Several car manufacturers have had to slow down or even stop production altogether because they cannot get enough chips. Meanwhile, the car industry and the chip industry are blaming each other.
In a market analysis, Reuters describes how the production lines of car manufacturers and chip manufacturers don’t really line up. Car manufacturers are used to being the most important customers for their suppliers and can therefore get away with scaling up or down their demand at short notice. However, chip manufacturers have many more customers to supply their chips to and cannot easily scale up their production capacity.
More production capacity not always feasible
Car manufacturers are now lobbying for more production capacity. However, a source at a European semiconductor manufacturer told Reuters that they had to furlough some of their staff at the beginning of the year and were left with the cost of idle capacity. “If the carmakers are asking us to invest in new capacity, can they please tell us who will pay for that idle capacity in the next downturn?”
It doesn’t make sense for chip makers to invest heavily in more production capacity for car makers, either. Such chips are usually based on older technology, for which demand is rapidly declining. Moreover, the automotive industry only accounts for about a tenth of the demand for chips.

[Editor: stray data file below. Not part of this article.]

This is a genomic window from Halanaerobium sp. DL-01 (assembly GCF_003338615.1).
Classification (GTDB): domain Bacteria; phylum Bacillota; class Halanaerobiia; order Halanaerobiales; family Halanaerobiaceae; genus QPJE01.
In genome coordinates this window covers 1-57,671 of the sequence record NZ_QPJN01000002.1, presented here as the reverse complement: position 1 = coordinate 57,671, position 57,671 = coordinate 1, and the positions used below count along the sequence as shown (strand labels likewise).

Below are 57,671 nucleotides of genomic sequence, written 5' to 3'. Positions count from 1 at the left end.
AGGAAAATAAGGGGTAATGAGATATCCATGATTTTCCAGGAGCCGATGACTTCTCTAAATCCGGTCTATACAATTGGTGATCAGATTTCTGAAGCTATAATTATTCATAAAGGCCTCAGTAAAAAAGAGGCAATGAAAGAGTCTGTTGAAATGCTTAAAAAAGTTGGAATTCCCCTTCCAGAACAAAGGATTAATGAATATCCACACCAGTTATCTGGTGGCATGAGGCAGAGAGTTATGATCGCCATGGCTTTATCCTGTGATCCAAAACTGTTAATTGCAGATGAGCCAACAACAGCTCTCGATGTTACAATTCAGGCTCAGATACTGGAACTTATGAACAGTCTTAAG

“The suppliers are saying: ‘If we continue to produce this stuff there is nowhere else for it to go. Sony isn’t going to use it for a Playstation 5 or Apple for its next iPhone’,” said Asif Anwar at Strategy Analytics to Reuters.
For now, there is little light at the end of the tunnel for chip shortages. Financial services provider IHS Markit estimates that the time it takes to deliver a microcontroller has now doubled to 26 weeks and these shortages will continue to grow until March. Various chip manufacturers are already building new factories, but it will be years before they are operational. Moreover, these new factories are mainly focused on the latest production techniques, which are of little use to car manufacturers.
Nevertheless, it is important for car manufacturers to strengthen their ties with chip producers, as cars are becoming increasingly dependent on modern semiconductors. Developments in autonomous driving are rapid and require capable hardware.